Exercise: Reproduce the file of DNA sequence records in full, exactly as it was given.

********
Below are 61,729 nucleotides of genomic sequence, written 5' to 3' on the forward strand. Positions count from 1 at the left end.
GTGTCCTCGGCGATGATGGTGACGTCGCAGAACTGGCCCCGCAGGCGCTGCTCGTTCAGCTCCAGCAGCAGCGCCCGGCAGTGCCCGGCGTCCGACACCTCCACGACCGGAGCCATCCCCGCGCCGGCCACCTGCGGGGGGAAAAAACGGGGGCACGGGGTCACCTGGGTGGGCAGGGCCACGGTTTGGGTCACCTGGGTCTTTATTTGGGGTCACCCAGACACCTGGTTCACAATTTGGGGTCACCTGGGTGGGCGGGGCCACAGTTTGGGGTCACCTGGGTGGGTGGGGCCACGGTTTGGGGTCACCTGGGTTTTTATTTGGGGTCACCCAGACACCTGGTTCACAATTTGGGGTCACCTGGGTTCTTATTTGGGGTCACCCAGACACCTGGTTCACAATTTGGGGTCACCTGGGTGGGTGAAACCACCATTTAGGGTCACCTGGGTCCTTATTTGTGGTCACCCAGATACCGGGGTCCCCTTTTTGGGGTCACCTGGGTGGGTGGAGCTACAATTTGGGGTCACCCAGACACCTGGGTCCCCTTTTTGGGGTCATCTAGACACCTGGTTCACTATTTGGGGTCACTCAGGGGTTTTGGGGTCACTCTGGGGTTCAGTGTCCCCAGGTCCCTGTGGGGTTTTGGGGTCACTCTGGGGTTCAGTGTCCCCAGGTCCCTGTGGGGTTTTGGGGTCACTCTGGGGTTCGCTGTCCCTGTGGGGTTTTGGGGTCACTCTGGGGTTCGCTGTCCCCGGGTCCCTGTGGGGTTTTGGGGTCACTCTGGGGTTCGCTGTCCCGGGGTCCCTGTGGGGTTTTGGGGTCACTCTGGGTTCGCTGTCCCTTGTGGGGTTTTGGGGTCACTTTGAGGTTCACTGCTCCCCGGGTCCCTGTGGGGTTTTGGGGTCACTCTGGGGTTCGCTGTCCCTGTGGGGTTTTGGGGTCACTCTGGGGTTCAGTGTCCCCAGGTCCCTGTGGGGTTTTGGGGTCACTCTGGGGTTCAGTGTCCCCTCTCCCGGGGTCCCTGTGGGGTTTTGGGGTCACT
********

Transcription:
Below are 61,729 nucleotides of genomic sequence, written 5' to 3' on the forward strand. Positions count from 1 at the left end.
GTGTCCTCGGCGATGATGGTGACGTCGCAGAACTGGCCCCGCAGGCGCTGCTCGTTCAGCTCCAGCAGCAGCGCCCGGCAGTGCCCGGCGTCCGACACCTCCACGACCGGAGCCATCCCCGCGCCGGCCACCTGCGGGGGGAAAAAACGGGGGCACGGGGTCACCTGGGTGGGCAGGGCCACGGTTTGGGTCACCTGGGTCTTTATTTGGGGTCACCCAGACACCTGGTTCACAATTTGGGGTCACCTGGGTGGGCGGGGCCACAGTTTGGGGTCACCTGGGTGGGTGGGGCCACGGTTTGGGGTCACCTGGGTTTTTATTTGGGGTCACCCAGACACCTGGTTCACAATTTGGGGTCACCTGGGTTCTTATTTGGGGTCACCCAGACACCTGGTTCACAATTTGGGGTCACCTGGGTGGGTGAAACCACCATTTAGGGTCACCTGGGTCCTTATTTGTGGTCACCCAGATACCGGGGTCCCCTTTTTGGGGTCACCTGGGTGGGTGGAGCTACAATTTGGGGTCACCCAGACACCTGGGTCCCCTTTTTGGGGTCATCTAGACACCTGGTTCACTATTTGGGGTCACTCAGGGGTTTTGGGGTCACTCTGGGGTTCAGTGTCCCCAGGTCCCTGTGGGGTTTTGGGGTCACTCTGGGGTTCAGTGTCCCCAGGTCCCTGTGGGGTTTTGGGGTCACTCTGGGGTTCGCTGTCCCTGTGGGGTTTTGGGGTCACTCTGGGGTTCGCTGTCCCCGGGTCCCTGTGGGGTTTTGGGGTCACTCTGGGGTTCGCTGTCCCGGGGTCCCTGTGGGGTTTTGGGGTCACTCTGGGTTCGCTGTCCCTTGTGGGGTTTTGGGGTCACTTTGAGGTTCACTGCTCCCCGGGTCCCTGTGGGGTTTTGGGGTCACTCTGGGGTTCGCTGTCCCTGTGGGGTTTTGGGGTCACTCTGGGGTTCAGTGTCCCCAGGTCCCTGTGGGGTTTTGGGGTCACTCTGGGGTTCAGTGTCCCCTCTCCCGGGGTCCCTGTGGGGTTTTGGGGTCACT